No matter how many bells, whistles and special effects are deployed in a dance, if the choreography isn’t there, the exercise/event borders on being pointless. To wit: the two-act “Tesseract,” a collaboration between filmmaker Charles Atlas and choreographers Rashaun Mitchell and Silas Riener, who happen to be very good movers. That this trio also comes with a first-class pedigree—Atlas served as filmmaker-in-residence for Merce Cunningham for a decade from the early 1970s through 1983, and Mitchell and Riener both danced with the postmodern genius during the troupe’s final years—upped the expectation ante while falling short on its deliverables.
Rashaun Mitchell, Cori Kresge, Melissa Toogood, Silas Riener, Kristen Foote, and David Rafael Botana in “Tesseract.” Photograph by Mick Bello, EMPAC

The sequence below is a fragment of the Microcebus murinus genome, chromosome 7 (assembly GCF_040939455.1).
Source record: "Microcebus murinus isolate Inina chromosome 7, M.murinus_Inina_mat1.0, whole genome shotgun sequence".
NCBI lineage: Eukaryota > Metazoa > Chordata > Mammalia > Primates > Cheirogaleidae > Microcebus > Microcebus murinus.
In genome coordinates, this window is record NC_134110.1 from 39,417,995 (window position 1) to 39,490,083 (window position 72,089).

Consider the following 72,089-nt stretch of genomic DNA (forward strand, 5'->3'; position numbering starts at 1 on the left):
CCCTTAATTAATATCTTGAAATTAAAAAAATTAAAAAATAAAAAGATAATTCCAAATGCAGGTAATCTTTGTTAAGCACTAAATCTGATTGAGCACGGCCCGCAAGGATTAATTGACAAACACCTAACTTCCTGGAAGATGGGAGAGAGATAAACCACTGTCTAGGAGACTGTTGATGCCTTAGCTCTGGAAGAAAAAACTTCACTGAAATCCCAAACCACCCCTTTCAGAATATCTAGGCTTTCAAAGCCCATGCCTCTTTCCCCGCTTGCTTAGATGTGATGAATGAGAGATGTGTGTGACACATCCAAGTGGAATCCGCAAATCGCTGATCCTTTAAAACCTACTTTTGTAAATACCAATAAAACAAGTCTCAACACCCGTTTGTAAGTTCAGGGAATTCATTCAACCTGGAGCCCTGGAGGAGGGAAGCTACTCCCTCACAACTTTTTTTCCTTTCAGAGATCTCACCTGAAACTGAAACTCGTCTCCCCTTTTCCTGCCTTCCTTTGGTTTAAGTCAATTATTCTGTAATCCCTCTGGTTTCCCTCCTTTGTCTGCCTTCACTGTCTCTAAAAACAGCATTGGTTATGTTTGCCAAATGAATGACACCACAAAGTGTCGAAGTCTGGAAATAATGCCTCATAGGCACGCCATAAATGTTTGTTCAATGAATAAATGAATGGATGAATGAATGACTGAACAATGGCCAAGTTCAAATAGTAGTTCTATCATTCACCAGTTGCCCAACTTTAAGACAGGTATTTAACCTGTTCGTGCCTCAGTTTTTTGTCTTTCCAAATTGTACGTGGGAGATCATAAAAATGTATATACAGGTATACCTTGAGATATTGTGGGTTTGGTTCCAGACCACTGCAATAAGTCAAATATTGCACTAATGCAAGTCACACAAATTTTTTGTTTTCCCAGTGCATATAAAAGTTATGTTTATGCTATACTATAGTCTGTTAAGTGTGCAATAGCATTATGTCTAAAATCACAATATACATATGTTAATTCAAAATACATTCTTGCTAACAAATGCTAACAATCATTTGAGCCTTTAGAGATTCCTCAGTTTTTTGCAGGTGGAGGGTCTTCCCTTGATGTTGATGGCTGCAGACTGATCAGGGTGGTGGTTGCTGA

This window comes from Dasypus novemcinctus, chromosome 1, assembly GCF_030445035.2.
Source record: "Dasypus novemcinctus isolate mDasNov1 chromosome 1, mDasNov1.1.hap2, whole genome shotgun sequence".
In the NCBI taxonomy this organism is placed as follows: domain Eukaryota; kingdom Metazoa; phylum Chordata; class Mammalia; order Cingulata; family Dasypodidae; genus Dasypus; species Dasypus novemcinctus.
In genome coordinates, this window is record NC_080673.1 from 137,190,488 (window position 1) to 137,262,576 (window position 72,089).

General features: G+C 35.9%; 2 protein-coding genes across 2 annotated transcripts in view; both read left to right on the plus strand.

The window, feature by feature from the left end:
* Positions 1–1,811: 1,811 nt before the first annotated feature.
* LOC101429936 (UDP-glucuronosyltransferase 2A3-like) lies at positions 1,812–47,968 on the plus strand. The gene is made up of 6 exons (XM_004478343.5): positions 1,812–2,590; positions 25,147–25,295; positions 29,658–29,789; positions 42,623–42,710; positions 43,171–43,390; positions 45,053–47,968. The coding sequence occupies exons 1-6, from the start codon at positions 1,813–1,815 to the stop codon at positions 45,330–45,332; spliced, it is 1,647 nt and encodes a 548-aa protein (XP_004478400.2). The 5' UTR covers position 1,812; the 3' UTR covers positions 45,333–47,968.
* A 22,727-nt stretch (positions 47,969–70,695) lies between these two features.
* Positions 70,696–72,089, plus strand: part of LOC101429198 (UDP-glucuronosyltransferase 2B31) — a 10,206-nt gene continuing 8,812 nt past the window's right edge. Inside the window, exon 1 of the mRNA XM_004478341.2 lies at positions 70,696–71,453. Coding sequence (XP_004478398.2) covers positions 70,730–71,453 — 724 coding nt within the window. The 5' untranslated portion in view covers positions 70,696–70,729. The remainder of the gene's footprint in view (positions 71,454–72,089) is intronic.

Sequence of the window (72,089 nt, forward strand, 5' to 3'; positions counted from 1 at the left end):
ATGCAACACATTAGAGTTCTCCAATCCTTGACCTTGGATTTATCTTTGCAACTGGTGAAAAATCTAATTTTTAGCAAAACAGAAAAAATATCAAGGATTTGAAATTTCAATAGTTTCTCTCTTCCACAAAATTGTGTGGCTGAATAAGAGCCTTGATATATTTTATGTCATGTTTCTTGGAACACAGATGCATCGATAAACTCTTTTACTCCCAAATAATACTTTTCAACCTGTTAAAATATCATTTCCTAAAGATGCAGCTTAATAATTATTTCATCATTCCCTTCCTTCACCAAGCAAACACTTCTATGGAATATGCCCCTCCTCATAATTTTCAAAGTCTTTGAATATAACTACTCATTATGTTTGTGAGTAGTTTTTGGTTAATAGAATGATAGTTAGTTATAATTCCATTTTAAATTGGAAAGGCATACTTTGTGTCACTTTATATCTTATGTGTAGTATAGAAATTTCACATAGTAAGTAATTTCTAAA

The son of a painter and a set designer, director/choreographer Jean-Christophe Maillot was, it seems, destined to have a life in the theater. Born and raised in Tours, in central France, in 1960, he studied dance and piano at the Conservatoire Nacional de Région de Tours before joining the Rosella Hightower International School of Dance in Cannes.Continue Reading
One would think that a dance inspired by the events of the January 6 insurrection—yes, a dance!—would not be the ideal stuff of theater, but the eight members of Laurie Sefton Creates (formerly Clairobscur Dance Company), succeeded in giving life to Sefton’s premiere “Herd. Person?”, while the dance, itself, was occasionally problematic.Continue Reading